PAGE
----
A court has acquitted 12 men accused by Indian Kashmir authorities of damaging a cricket pitch during a one-day match between India and the West Indies 28 years ago, officials said Wednesday.
Police arrested 12 men after part of the pitch was dug up during the lunch break by separatist protesters at the venue in the Indian Kashmir summer capital Srinagar on October 13, 1983.
Despite the incident, the West Indies went on to win the game -- the first international cricket match played in Kashmir.
The Indian "home side" were booed by local spectators and the West Indians were cheered for every run they scored and every Indian wicket they took.
"All of us have been acquitted as the prosecution failed to produce any evidence against us," said Showket Bakshi, one of the arrested men.
All 12 were released on bail in 1984 and some of them, including Bakshi, later joined the armed insurgency against Indian rule that erupted in 1989.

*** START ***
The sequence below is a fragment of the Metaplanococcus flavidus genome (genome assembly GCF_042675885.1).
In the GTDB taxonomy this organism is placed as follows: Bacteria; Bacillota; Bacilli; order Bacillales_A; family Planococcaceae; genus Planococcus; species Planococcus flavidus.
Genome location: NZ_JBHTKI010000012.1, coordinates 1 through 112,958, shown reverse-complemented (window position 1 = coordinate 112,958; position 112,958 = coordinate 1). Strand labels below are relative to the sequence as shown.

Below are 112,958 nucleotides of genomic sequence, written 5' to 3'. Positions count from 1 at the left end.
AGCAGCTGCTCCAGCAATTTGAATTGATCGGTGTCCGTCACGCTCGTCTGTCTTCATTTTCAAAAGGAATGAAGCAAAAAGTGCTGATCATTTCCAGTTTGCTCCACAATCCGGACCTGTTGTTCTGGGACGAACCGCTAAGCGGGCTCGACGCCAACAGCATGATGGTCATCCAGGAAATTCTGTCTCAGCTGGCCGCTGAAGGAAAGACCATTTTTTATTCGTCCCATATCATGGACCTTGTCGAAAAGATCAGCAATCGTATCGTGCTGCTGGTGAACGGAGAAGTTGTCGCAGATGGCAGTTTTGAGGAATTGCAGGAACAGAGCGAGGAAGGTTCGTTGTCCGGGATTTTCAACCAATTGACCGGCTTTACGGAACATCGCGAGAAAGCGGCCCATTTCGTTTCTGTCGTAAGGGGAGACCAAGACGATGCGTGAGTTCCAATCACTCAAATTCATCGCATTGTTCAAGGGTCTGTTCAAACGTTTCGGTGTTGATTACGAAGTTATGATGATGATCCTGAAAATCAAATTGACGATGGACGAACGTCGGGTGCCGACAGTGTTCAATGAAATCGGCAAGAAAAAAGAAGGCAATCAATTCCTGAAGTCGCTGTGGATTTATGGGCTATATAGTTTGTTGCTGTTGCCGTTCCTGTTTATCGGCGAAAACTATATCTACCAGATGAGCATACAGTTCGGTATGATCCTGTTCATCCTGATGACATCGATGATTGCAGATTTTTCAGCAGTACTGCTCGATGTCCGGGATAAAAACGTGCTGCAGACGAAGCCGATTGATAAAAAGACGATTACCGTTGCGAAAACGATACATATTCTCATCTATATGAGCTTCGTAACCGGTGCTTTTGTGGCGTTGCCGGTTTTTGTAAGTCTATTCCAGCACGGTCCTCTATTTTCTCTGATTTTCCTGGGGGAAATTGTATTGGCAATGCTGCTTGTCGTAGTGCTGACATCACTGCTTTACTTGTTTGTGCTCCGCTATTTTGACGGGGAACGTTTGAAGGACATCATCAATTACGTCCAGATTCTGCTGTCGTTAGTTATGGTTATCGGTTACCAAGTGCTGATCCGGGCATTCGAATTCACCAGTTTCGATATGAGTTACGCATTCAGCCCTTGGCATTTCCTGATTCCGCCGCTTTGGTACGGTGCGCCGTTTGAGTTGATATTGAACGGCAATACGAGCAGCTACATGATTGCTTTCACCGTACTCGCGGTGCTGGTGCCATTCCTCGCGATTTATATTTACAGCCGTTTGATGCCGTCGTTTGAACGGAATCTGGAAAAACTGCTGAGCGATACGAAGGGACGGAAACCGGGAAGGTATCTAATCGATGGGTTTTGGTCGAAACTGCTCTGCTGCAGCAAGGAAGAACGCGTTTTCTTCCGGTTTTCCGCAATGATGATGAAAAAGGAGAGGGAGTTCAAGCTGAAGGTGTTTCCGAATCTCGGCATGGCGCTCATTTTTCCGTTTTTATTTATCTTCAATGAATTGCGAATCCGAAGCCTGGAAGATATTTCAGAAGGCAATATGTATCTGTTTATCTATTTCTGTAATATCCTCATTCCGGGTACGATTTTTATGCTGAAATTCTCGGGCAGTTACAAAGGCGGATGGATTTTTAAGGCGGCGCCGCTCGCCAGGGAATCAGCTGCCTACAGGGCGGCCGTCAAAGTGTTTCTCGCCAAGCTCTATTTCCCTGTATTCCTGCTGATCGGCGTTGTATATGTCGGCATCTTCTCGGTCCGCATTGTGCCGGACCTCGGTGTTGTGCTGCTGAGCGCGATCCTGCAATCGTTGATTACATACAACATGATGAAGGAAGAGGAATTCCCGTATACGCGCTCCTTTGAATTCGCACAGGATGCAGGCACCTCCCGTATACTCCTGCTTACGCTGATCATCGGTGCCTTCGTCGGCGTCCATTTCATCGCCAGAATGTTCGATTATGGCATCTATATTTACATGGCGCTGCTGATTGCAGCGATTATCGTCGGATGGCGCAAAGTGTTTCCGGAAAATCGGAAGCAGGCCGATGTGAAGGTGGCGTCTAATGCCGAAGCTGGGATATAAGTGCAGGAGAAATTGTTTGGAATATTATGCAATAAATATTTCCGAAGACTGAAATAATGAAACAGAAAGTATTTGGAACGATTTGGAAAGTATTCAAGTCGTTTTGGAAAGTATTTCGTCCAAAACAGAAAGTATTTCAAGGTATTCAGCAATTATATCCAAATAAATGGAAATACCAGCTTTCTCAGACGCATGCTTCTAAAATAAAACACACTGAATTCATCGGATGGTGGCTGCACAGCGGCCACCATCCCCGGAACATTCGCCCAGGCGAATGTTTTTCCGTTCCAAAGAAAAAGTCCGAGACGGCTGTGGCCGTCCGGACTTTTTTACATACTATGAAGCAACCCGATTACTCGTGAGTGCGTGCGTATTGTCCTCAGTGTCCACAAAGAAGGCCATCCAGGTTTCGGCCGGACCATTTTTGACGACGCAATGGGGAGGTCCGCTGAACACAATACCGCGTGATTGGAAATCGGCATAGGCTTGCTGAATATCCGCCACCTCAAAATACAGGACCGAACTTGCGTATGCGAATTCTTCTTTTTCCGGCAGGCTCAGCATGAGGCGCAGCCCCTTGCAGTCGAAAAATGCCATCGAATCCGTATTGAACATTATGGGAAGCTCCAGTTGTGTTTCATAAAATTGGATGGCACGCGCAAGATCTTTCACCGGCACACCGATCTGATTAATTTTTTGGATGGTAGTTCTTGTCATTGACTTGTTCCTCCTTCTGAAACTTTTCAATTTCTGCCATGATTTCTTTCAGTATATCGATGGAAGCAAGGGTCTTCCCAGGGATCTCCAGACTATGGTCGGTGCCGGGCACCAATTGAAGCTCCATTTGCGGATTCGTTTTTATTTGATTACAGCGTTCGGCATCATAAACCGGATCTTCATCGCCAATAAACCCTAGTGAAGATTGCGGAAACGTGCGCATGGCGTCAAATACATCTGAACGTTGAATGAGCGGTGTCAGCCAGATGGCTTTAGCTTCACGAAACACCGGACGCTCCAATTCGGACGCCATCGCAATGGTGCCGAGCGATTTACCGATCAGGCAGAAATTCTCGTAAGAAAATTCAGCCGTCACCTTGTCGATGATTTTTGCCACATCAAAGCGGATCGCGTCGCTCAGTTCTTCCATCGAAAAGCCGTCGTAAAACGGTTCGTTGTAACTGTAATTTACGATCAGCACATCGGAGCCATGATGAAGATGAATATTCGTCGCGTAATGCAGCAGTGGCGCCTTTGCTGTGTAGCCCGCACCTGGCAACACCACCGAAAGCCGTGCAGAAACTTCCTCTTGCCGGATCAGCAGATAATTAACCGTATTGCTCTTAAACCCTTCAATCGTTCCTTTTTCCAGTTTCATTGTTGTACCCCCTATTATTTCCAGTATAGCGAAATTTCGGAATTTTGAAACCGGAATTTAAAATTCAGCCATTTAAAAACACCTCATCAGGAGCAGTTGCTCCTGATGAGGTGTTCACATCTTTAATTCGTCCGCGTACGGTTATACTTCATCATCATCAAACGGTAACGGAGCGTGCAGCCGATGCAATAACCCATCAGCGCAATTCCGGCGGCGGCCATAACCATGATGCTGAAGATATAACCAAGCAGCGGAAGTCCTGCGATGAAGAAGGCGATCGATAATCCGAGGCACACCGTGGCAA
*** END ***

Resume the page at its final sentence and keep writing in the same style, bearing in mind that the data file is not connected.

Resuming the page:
Kashmir is held in part by India and Pakistan, and the two nuclear-armed rivals claim the region in its entirety.
The 1983 match had angered separatists who argued that holding international matches strengthened New Delhi's hold over Kashmir, where anti-India sentiment runs deep.
Charges were only framed against the men in 1989, after Muslim militants launched the insurgency.
"On Monday, the court acquitted all the 12 for want of evidence and witnesses," said Mir Urfi, one of the defence counsels.
In 1986, the same stadium hosted the only other international cricket match in Kashmir, a one-day game between India and Australia. India lost the match by three wickets.